Software & AppsOperating SystemLinux

How To Save AlsaMixer Settings?

Ubuntu 14

AlsaMixer is a graphical mixer program for the Advanced Linux Sound Architecture (ALSA) that is used to configure sound settings and adjust the audio levels. It is a powerful tool, but one common question is how to save the settings in AlsaMixer. In this article, we’ll go through several methods to save your AlsaMixer settings.

Quick Answer

To save AlsaMixer settings, you can use the alsactl store command to save the settings to the default configuration file, or use the --file parameter to save them to a custom file. Another option is to create a .desktop file in the autostart directory to automatically restore the settings on startup. Additionally, you can use a script and crontab to restore the settings on every system boot.

Method 1: Using alsactl store

The first and simplest method to save AlsaMixer settings is by using the alsactl store command. Here’s how to do it:

  1. Open a terminal.
  2. Type and execute the command sudo alsactl store.

This command will save the current AlsaMixer configurations to the default file /etc/asound.state. The store parameter tells alsactl to save the current driver state for the soundcard to the configuration file. The sudo command is used to execute the command with root privileges, which is necessary because the configuration file is usually protected.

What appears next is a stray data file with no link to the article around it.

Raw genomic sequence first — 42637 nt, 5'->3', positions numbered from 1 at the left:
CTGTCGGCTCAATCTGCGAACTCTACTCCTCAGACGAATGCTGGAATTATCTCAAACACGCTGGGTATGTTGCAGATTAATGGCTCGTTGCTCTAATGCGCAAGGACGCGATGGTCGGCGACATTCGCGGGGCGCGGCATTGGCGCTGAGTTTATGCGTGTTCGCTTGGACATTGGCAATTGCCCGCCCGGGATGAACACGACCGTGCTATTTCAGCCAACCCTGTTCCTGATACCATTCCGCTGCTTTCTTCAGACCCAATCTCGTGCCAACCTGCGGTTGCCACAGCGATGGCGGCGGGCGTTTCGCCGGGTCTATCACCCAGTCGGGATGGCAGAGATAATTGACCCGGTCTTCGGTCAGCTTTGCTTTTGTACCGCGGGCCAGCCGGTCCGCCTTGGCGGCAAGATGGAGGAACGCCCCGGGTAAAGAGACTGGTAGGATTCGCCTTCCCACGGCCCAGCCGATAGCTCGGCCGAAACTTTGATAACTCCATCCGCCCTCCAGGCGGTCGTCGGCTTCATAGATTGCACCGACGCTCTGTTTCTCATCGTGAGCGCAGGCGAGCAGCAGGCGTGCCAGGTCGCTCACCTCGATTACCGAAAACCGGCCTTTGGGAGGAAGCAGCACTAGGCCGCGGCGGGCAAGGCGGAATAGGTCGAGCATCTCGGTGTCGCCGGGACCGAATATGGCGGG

The settings stored in this file will be loaded automatically on every startup. This is because most Linux distributions have a service that runs alsactl restore at boot time, which loads the settings from the configuration file.

Method 2: Using a Custom File with alsactl

If you want to save your settings to a custom file, you can do so with the --file parameter. Here’s how:

  1. Open a terminal.
  2. Type and execute the command alsactl --file ~/.config/asound.state store.

This will save the AlsaMixer settings to a custom file (~/.config/asound.state). The --file parameter specifies the configuration file to use.